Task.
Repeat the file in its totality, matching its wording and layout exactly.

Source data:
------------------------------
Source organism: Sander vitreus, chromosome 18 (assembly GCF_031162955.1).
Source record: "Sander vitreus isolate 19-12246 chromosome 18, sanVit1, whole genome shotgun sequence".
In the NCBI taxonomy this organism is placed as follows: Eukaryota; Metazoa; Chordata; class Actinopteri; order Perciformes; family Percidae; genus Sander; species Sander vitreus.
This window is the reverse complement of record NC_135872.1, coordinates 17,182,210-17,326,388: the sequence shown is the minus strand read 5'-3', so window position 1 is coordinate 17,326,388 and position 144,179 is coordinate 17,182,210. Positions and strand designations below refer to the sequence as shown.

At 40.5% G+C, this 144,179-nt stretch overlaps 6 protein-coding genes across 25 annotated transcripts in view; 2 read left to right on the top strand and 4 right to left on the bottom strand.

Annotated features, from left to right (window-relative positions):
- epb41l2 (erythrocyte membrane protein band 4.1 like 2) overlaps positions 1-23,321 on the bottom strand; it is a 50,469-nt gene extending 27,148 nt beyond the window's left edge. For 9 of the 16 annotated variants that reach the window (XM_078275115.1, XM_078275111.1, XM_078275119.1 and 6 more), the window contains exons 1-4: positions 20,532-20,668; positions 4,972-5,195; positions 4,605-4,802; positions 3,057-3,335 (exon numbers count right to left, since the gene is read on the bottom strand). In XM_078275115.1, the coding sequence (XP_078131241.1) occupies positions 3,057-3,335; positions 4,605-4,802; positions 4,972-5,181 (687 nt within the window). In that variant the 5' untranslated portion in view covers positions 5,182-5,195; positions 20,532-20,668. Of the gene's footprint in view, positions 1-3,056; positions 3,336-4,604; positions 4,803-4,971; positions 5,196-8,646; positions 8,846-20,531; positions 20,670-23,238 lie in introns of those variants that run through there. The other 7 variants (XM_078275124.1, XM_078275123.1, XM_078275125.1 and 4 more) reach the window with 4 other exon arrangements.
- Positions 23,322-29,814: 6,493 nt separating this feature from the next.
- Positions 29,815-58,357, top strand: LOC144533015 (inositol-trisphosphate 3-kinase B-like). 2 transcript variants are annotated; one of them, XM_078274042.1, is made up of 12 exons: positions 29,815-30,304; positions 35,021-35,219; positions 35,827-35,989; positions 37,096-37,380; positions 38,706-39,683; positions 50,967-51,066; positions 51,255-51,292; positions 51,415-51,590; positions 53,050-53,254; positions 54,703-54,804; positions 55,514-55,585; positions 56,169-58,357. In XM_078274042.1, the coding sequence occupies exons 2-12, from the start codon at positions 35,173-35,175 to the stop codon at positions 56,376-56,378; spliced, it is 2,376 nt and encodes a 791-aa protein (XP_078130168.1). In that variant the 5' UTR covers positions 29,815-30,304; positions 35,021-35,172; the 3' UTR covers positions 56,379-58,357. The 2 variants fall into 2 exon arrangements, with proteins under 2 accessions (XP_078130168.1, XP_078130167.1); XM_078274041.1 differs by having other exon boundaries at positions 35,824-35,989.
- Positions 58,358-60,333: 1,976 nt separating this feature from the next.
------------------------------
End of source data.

Source organism: Sander vitreus, chromosome 18 (assembly GCF_031162955.1).
Source record: "Sander vitreus isolate 19-12246 chromosome 18, sanVit1, whole genome shotgun sequence".
In the NCBI taxonomy this organism is placed as follows: Eukaryota; Metazoa; Chordata; class Actinopteri; order Perciformes; family Percidae; genus Sander; species Sander vitreus.
This window is the reverse complement of record NC_135872.1, coordinates 17,182,210-17,326,388: the sequence shown is the minus strand read 5'-3', so window position 1 is coordinate 17,326,388 and position 144,179 is coordinate 17,182,210. Positions and strand designations below refer to the sequence as shown.

At 40.5% G+C, this 144,179-nt stretch overlaps 6 protein-coding genes across 25 annotated transcripts in view; 2 read left to right on the top strand and 4 right to left on the bottom strand.

Annotated features, from left to right (window-relative positions):
- epb41l2 (erythrocyte membrane protein band 4.1 like 2) overlaps positions 1-23,321 on the bottom strand; it is a 50,469-nt gene extending 27,148 nt beyond the window's left edge. For 9 of the 16 annotated variants that reach the window (XM_078275115.1, XM_078275111.1, XM_078275119.1 and 6 more), the window contains exons 1-4: positions 20,532-20,668; positions 4,972-5,195; positions 4,605-4,802; positions 3,057-3,335 (exon numbers count right to left, since the gene is read on the bottom strand). In XM_078275115.1, the coding sequence (XP_078131241.1) occupies positions 3,057-3,335; positions 4,605-4,802; positions 4,972-5,181 (687 nt within the window). In that variant the 5' untranslated portion in view covers positions 5,182-5,195; positions 20,532-20,668. Of the gene's footprint in view, positions 1-3,056; positions 3,336-4,604; positions 4,803-4,971; positions 5,196-8,646; positions 8,846-20,531; positions 20,670-23,238 lie in introns of those variants that run through there. The other 7 variants (XM_078275124.1, XM_078275123.1, XM_078275125.1 and 4 more) reach the window with 4 other exon arrangements.
- Positions 23,322-29,814: 6,493 nt separating this feature from the next.
- Positions 29,815-58,357, top strand: LOC144533015 (inositol-trisphosphate 3-kinase B-like). 2 transcript variants are annotated; one of them, XM_078274042.1, is made up of 12 exons: positions 29,815-30,304; positions 35,021-35,219; positions 35,827-35,989; positions 37,096-37,380; positions 38,706-39,683; positions 50,967-51,066; positions 51,255-51,292; positions 51,415-51,590; positions 53,050-53,254; positions 54,703-54,804; positions 55,514-55,585; positions 56,169-58,357. In XM_078274042.1, the coding sequence occupies exons 2-12, from the start codon at positions 35,173-35,175 to the stop codon at positions 56,376-56,378; spliced, it is 2,376 nt and encodes a 791-aa protein (XP_078130168.1). In that variant the 5' UTR covers positions 29,815-30,304; positions 35,021-35,172; the 3' UTR covers positions 56,379-58,357. The 2 variants fall into 2 exon arrangements, with proteins under 2 accessions (XP_078130168.1, XP_078130167.1); XM_078274041.1 differs by having other exon boundaries at positions 35,824-35,989.
- Positions 58,358-60,333: 1,976 nt separating this feature from the next.